Last week, longtime sports radio personality Chris “Mad Dog” Russo said on the “Around the NFL” podcast that when it comes to Super Bowl games, the team with the more experienced head coach usually prevails. Coming into Super Bowl Sunday, the Chiefs boasted one of the most experienced coaching staffs in recent memory. It was Andy Reid’s fourth Super Bowl appearance as a head coach — and his sixth overall.

It was also defensive coordinator Steve Spagnuolo’s fifth Super Bowl appearance and offensive coordinator Eric Bieniemy’s third. Linebackers coach Brendan Daly was coaching in his seventh Super Bowl, while defensive backs coach Dave Merritt was in his fifth. It was special teams coordinator Dave Toub’s fourth time as a coach in the big dance.

All of that experience showed throughout the game. Sunday’s matchup was a white-knuckled slugfest that went down to the wire. It’s a credit to Reid and his staff that they didn’t blink. They were able to go blow-for-blow with the Eagles until they could land the knockout punch.

4. Humilty in leadership breeds success

NFL: Super Bowl LVII-Kansas City Chiefs vs Philadelphia Eagles The Republic-USA TODAY Sports

Mahomes is the greatest quarterback in the league’s history — but you will never hear him say that. You will, however, hear him take responsibility for his mistakes and shortcomings. If he ever brags, it’s to give credit to his teammates.

At his core, Mahomes plays the game like a big kid who is out there having fun with his friends. There is purity in his approach to the game. When you were a child — playing football in the backyard with your friends — nobody really cared about the group’s best player (well, except for when you were picking teams!) You were just kids. You were playing a game and having fun being around each other.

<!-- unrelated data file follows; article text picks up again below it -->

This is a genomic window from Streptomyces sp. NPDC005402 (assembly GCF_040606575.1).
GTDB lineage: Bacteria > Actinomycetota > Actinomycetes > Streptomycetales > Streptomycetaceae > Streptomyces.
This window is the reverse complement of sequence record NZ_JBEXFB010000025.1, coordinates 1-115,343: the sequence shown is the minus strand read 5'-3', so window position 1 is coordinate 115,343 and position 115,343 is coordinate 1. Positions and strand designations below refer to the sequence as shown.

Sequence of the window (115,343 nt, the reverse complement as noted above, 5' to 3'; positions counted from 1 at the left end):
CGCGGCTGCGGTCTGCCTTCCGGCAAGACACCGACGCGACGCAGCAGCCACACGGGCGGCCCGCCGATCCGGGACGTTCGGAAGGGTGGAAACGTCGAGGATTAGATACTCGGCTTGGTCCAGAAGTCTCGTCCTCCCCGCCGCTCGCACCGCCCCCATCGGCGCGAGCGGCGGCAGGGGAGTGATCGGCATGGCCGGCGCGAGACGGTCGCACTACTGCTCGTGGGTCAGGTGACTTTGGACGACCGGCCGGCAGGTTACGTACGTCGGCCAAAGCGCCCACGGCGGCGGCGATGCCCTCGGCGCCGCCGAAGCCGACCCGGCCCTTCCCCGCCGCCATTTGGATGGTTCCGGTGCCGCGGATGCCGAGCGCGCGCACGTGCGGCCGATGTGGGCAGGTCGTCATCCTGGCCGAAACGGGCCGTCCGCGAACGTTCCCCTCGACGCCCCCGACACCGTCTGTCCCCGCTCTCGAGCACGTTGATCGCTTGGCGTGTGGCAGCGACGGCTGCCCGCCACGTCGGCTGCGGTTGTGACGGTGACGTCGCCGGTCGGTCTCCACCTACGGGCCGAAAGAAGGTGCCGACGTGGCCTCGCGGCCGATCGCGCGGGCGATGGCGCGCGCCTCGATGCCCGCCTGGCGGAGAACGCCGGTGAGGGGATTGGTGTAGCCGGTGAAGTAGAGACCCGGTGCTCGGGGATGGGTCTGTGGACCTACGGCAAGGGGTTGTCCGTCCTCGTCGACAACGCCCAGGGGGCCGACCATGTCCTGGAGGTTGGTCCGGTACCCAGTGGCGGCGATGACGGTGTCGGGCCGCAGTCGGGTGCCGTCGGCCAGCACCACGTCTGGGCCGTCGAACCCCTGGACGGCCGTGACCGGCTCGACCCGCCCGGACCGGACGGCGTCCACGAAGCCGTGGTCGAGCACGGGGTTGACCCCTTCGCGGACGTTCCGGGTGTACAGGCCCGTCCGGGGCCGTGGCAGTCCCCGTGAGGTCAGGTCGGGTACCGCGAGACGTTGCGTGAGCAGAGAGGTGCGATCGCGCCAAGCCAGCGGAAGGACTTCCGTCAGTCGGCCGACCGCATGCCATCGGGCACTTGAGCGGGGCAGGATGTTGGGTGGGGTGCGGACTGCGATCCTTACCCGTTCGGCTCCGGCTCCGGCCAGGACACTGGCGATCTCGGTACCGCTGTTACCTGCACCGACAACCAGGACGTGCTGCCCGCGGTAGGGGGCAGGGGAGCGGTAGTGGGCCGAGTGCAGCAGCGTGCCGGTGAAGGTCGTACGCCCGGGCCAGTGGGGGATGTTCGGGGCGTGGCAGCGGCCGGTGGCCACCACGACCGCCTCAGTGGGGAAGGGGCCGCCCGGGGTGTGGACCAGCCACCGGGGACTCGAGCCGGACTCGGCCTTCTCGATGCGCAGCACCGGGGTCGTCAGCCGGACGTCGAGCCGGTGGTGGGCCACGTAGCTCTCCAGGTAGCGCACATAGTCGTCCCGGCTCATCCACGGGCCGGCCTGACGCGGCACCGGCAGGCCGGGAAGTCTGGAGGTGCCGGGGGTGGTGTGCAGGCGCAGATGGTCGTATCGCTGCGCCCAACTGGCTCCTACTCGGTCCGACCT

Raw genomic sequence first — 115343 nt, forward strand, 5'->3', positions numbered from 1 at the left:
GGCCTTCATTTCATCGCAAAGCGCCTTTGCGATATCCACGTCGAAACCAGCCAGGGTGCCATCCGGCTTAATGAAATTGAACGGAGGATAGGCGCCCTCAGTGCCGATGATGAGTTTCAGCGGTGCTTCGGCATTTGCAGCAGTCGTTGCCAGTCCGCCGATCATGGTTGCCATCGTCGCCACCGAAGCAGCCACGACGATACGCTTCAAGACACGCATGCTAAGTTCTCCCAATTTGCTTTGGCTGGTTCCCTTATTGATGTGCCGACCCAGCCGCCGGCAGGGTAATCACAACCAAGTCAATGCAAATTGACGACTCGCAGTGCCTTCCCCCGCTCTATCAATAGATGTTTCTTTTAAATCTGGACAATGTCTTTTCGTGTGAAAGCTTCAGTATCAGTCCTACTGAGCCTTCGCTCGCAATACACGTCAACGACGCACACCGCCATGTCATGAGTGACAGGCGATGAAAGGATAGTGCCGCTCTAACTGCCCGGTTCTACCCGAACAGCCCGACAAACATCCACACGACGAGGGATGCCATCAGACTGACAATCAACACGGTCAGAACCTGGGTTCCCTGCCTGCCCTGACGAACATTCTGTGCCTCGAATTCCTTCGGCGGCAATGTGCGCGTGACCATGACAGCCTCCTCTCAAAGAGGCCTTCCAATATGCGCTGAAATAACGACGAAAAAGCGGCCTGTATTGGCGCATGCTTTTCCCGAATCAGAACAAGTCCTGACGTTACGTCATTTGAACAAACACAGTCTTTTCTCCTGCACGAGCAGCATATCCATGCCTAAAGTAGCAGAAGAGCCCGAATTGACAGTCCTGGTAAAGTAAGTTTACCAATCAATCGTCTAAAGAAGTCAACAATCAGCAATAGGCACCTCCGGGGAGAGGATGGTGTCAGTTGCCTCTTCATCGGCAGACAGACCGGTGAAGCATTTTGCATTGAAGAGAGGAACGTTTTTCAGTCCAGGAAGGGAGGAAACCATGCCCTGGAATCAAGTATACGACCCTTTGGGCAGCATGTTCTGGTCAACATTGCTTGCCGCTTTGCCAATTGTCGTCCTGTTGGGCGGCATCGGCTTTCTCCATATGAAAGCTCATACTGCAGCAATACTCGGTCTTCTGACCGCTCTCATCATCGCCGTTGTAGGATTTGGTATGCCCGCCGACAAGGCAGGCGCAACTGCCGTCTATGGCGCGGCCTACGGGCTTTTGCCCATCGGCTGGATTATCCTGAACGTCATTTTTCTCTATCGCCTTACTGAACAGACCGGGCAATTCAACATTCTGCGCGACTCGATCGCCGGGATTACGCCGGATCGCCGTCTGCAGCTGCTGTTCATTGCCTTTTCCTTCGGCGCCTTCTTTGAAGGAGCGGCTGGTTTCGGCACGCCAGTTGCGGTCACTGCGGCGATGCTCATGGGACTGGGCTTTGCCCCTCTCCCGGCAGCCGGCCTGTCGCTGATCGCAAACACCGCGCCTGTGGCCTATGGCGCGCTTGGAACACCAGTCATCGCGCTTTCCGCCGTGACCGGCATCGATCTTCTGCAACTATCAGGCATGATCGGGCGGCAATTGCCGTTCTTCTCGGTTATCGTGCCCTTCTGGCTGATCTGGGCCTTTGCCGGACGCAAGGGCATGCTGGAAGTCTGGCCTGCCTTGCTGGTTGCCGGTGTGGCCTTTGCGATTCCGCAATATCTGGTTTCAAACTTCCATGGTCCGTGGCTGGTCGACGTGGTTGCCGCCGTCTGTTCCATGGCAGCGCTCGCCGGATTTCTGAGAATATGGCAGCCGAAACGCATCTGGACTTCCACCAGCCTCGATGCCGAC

Mahomes knows he is the best player on the playground, but he doesn’t need to talk about it — because to him, being the best player is only useful if it helps his team win. That way, his friends can have more fun.

People flock to authenticity. They can smell a fake from a mile away. If Mahomes’ humility wasn’t legitimate, we would sniff it out. But it’s not an act. Mahomes is the real deal.

When the best player on the team is humble and accountable to his teammates, it’s infectious. The rest of the team has no choice but to follow suit. In large part, the Chiefs' culture is due to the childlike enthusiasm with which Mahomes plays football.

5. This might be the most complete team in Chiefs history

NFL: Super Bowl LVII-Kansas City Chiefs vs Philadelphia Eagles Matt Kartozian-USA TODAY Sports

When you look at the Kansas City roster from top to bottom, it’s hard to find an area of weakness. You could say the offensive tackles need improvement — and to an extent, that’s correct — but they also just kept Mahomes clean against one of the greatest pass rushes in NFL history.

Just because there are places where the team could improve does not mean those are weaknesses. The wide receivers are workmanlike but solid. The No. 1 tight end is a legend. The running backs represent are some of the league’s best values. The defensive line was sometimes uneven this season — but very productive overall. The Chiefs have a solid corps of young linebackers, and their secondary can hang with the NFL’s best receivers.

It’s all a credit to Brett Veach.

Compared to a year ago, the Chiefs are in a far better position. The roster is solid from top to bottom — and the team has the NFL’s best head coach and quarterback.

If that’s not a recipe for success, then I don’t know what that is.